THERE were stars glittering all over the backdrop and stars aplenty through the room.
And the 16th Examiner Community Awards proved yet again what a wonderful range of deserving people there are in this town.
The nominees who packed into the John Smith’s Stadium with their friends and families were involved in some truly heartwarming stories; stories of courage, of selfless commitment; and of unstinting devotion to worthy causes.
There were plenty of tears and of laughter as the award nominees were honoured by the audience at the event, sponsored by Syngenta.
But there was special praise for the main winners of the night in the shape of the Yorkshire Air Ambulance.
They were awarded the Achievement Award and earned rapturous applause from the audience.
The helicopter crews have been responsible for many lifesaving missions in Huddersfield, saving young and old alike.
And in return they have earned massive support from the people of the town, who have raised well over £1m to keep the aircraft in the air.
Fittingly, they collected the award at the Stadium, home of Huddersfield Town who have backed the Air Ambulance as their chosen charity and supported in through bike rides and walks.
The audience heard the heartwarming tale of the Air Ambulance rescue of Scapegoat Hill youngster Harry Nattress, who was terribly injured in an accident but made a full recovery and was back to his favourite pastime of football.
It was, said Air Ambulance director of fundraising Paul Gowland, a “privilege” to be in Huddersfield on such a night - and to hear Harry was well.
“We are lucky in that here in Huddersfield we have had the marvellous support of the Examiner for 15 years and a tremendous amount of support from the community.
“The media is the oxygen of publicity for charities and we need that. We at the Air Ambulance have come a long way in that time but there is a long way to go.
“People may be surprised to learn there are only four trauma centres in the region for serious injuries, in Middlesborough, Hull, Sheffield and Leeds, and in between them is an awful lot of roads to cover. Imagine transporting patients through York or Ripon races, or when Huddersfield Town play at home..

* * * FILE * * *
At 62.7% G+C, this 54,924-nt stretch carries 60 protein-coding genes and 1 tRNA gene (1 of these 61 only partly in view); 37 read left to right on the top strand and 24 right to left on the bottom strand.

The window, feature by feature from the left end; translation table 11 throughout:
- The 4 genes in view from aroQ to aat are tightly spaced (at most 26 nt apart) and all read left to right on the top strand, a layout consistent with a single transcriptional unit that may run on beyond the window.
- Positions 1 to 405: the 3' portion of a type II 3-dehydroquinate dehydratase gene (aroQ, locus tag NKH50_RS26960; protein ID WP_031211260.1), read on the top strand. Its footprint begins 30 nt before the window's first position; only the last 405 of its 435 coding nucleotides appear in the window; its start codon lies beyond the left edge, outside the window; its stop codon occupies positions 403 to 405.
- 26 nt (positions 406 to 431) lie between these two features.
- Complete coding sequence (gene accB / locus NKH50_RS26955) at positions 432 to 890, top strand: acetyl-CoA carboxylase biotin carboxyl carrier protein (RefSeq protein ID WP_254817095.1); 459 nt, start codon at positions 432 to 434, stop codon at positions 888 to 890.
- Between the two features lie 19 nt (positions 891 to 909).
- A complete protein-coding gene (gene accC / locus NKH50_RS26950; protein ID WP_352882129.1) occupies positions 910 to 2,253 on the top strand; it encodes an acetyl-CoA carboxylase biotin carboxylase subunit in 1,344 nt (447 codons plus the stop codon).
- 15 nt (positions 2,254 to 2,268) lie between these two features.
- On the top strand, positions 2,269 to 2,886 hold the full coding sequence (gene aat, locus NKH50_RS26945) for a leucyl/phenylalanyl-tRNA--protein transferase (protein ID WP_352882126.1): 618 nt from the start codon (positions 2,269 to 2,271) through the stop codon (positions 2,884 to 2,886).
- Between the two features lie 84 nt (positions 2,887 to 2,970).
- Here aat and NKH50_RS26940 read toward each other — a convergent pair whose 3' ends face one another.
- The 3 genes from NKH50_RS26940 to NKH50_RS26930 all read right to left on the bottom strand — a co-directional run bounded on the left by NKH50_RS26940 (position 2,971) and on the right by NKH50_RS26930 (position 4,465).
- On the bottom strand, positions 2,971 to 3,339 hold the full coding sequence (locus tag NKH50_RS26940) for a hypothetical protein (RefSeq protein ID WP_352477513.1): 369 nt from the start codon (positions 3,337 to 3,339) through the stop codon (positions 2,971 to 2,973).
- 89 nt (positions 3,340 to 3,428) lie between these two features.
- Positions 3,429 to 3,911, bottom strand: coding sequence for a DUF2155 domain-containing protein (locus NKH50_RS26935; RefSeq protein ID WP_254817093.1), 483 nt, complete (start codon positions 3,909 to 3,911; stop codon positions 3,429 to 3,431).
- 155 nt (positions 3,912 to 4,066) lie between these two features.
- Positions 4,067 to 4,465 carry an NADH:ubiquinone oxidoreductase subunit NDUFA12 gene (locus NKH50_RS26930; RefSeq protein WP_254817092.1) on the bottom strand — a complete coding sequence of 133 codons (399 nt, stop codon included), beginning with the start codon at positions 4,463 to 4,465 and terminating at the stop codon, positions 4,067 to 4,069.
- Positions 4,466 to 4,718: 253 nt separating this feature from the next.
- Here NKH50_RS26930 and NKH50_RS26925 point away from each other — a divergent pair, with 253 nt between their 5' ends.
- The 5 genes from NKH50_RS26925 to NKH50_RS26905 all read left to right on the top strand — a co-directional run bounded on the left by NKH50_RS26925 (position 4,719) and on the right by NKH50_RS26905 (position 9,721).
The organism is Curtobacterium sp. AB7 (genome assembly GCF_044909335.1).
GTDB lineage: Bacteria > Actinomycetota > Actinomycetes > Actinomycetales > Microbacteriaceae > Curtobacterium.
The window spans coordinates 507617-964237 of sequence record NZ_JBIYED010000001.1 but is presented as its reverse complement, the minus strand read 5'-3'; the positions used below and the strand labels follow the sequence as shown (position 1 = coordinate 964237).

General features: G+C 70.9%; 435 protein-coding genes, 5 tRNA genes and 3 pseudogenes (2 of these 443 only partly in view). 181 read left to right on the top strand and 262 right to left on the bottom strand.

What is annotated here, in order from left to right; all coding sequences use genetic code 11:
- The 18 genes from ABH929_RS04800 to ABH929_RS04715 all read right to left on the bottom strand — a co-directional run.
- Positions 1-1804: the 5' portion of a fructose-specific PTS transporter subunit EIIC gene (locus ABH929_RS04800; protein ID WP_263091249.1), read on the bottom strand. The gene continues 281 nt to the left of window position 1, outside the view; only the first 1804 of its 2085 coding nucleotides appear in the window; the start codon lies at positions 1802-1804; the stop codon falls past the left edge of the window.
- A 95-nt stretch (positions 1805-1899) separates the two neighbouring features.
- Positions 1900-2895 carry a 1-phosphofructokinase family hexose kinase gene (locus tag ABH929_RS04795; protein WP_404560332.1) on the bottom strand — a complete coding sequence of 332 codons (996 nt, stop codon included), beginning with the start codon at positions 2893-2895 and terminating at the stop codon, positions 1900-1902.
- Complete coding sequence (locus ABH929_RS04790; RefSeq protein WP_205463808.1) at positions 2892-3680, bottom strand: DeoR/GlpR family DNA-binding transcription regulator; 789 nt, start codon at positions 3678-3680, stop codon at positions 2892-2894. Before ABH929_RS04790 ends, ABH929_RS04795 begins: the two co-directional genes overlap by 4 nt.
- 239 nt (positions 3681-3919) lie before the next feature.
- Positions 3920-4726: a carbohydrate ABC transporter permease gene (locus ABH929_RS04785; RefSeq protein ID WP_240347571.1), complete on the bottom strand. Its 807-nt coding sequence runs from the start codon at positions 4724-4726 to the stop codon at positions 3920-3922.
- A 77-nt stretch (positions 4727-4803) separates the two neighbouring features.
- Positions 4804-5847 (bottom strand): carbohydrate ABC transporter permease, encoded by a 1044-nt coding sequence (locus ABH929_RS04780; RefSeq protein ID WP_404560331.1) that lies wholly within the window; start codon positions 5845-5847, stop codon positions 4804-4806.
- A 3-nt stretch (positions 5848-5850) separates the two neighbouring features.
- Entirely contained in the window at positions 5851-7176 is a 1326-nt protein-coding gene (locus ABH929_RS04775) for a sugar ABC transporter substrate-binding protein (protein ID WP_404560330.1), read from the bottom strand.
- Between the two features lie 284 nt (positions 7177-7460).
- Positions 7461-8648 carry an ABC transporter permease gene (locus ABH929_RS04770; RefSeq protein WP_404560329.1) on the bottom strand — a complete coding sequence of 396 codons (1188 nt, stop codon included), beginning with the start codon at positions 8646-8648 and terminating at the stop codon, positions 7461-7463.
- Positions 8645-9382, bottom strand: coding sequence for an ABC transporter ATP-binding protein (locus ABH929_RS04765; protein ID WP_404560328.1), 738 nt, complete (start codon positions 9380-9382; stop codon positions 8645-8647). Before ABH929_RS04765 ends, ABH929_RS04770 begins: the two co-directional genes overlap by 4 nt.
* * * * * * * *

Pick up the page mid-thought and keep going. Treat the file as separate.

“We get something iike 40%,of our workload from road incidents, many of them on the M62, and that is very relevant to people in Huddersfield.
“We are lucky that in this area we have some beautiful countryside, but that brings problems in its remoteness. There is a lot of work for the Air Ambulance to do.
“We get fantastic support from the likes of Town and so many other groups in this town.
“There are 4.4m people in the region and if every person gave £1 a year, we would meet our targets”.
TV newsreader Nina Hossain, who was back in her home town to host the awards, said: “It’s fantastic be be back in Huddersfield on a sunny evening to play a small part in what is your big night.
“The courage, devotion and altruism of this community astonishes me and will no doubt astonish you all”.
Examiner editor Roy Wright said: “When we started these awards in 2000, we never imagined how much they would become such a major event and one of the best night’s in Huddersfield’s calendar.
““No matter who wins, they are all winners”..
The eveniing was again backed by Syngenta and the company’s Carl Sykes admitted he was almost “speechless” on hearing some of the stories of the awards nominees.
“It has been another tremendous evening.
“It must have been very hard for the judges to pick winners but everyone in this room should be proud to be associated with the community awards”.